Tips for Keeping Your Children Safe in the Sun

Eileen Bailey Health Guide
  • It’s summertime! That means your children are going to be spending more time outdoors. And while you want them to be out in the fresh air and sunshine you also want to keep them safe from sunburn and the harmful rays of the sun no matter what their age.

     

    We all know that sunscreen is a must!  Today’s guidelines recommend applying sunscreen 20 to 30 minutes before going outside and reapplying sunscreen every 2 hours (more often if your child is sweating) and when getting out of the water. But, there is more to keeping your children safe than just applying sunscreen.

     

    The following tips can help make sure your children stay safe but still enjoy their time outdoors:

    Add This Infographic to Your Website or Blog With This Code:

     

    Tips for babies and young children:


    • Babies under 6 months old should stay out of direct sunlight. If you are outdoors, find a shady area. If that’s impossible use an umbrella or a stroller canopy to keep them shielded from the sun. If you are planning a long day in the sun, look for a sun-tent with built in UV protection.
    • Use sunscreen on a daily basis and make sure you are choosing the right sunscreen. Choose one specifically made for babies’ sensitive skin and use sparingly. Professor Ian Olver, the CEO of Cancer Council Australia states, “There’s no evidence that using sunscreen on babies is harmful, however, we recommend infants are kept out of the sun…then sunscreen need only be used occasionally on very small areas of the skin.” [1]   See:  Choosing the Best Sunscreen
    • Remember that the sun’s rays bounces off of surfaces such as cement, water and sand. Don’t assume that your baby is protected just because he isn’t in direct sunlight, check out the environment to make sure the sun’s rays won’t be bouncing off nearby surfaces.
    • Look for UV protection clothing, such as shirts and swimsuits.
    • Keep a hat on your baby, especially if he or she still doesn’t have any hair.

    Tips for older children:

    • Talk to your children about sun safety. There are some websites that make talking to your children a fun activity:
    • SunSafetyAlliance.org/kids.html
    • SunSafely
    • Sun Safe Play Everyday (A YouTube video)
    • Have your children dress in lightweight (cotton is a good choice) clothing with a tight weave that covers their shoulders, backs, arms and legs.
    • Use rash guard clothing. A rash guard is an athletic shirt make of spandex, nylon or polyester that can be worn in the water and protects your child from the sun while allowing him or her to swim. The material helps your child stay cooler than other types of clothing.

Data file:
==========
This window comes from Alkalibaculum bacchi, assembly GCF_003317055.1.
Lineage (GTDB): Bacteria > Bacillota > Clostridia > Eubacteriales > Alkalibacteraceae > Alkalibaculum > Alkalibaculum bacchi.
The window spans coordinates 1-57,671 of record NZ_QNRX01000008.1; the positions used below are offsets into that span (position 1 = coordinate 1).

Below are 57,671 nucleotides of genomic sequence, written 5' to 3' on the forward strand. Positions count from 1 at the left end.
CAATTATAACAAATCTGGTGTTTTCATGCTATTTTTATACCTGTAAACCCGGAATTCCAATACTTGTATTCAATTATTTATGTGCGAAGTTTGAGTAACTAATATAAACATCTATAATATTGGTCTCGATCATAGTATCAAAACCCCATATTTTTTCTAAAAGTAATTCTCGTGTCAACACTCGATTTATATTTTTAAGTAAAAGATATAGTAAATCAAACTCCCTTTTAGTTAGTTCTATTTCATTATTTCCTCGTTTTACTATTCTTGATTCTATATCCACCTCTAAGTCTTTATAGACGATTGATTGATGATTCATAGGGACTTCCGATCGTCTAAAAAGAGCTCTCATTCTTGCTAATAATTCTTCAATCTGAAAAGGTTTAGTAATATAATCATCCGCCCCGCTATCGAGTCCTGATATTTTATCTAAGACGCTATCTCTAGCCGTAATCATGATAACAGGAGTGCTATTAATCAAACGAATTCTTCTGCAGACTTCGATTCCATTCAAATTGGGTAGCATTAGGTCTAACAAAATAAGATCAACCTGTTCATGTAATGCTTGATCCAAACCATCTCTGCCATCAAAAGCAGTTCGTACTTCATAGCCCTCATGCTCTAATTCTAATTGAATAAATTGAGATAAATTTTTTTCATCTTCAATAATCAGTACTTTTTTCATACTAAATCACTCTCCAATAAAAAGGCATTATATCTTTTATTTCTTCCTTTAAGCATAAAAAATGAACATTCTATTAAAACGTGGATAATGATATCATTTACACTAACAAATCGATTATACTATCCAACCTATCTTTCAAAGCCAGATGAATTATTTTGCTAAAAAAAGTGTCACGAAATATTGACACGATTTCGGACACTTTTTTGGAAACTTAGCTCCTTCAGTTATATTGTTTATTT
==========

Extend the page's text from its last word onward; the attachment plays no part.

• Use wide brimmed hats to keep their face shielded from the sun.
    • Look for child size sunglasses with UV protection. Wrap around sunglasses provide the best protection.
    • Make sure you are using enough sunscreen. Most people don’t apply enough. Recommendations for adults are: ½ teaspoon for face, neck and ears, 1 teaspoon for each arm and leg, 1 teaspoon for the front torso and 1 teaspoon for the back torso. Children need about ½ of this amount.
    • If your child is going to over-night or day camp, make sure the counselors are reapplying sunscreen on a regular basis and that there are shady areas for your children to play. Talk with the camp to make sure sun exposure is limited during the hottest part of the day.
    • Don’t forget your child’s lips. Add a lip balm with sunscreen to your summer essentials.
    • Check with your pharmacist if your child is on any medication. Some medications increase sun sensitivity and require special protection.
    • Remember that the sun’s harmful rays are around even on cloudy days. Make sunscreen part of your child’s daily regimen.

    No matter what your child’s age, make sure you set a good example by using sunscreen and practicing sun safety on a daily basis. When your child sees you taking steps to protect you, and every member of your family, he will accept it as “just what you do” when going outdoors.  The U.S. Centers for Disease Control and Prevention states. “Unprotected skin can be damaged by the sun’s UV rays in as little as 15 minutes. Yet it can take up to 12 hours for skin to show the full effect of sun exposure. So, if your child’s skin looks ‘a little pink’ today, it may be burned tomorrow morning. To prevent further burning, get your child out of the sun.” [2]

  •  

    Add This Infographic to Your Website or Blog With This Code:

    References:

     

    [1] “Keeping Your Child Sun Safe This Summer,” 2012, Dec 5, Rebecca Felsenthal Stewart, Practical Parenting

     

    [2] “Protecting Children from the Sun,” Updated 2013, April 23, Staff Writer, Centers for Disease Control and Prevention

Published On: June 12, 2013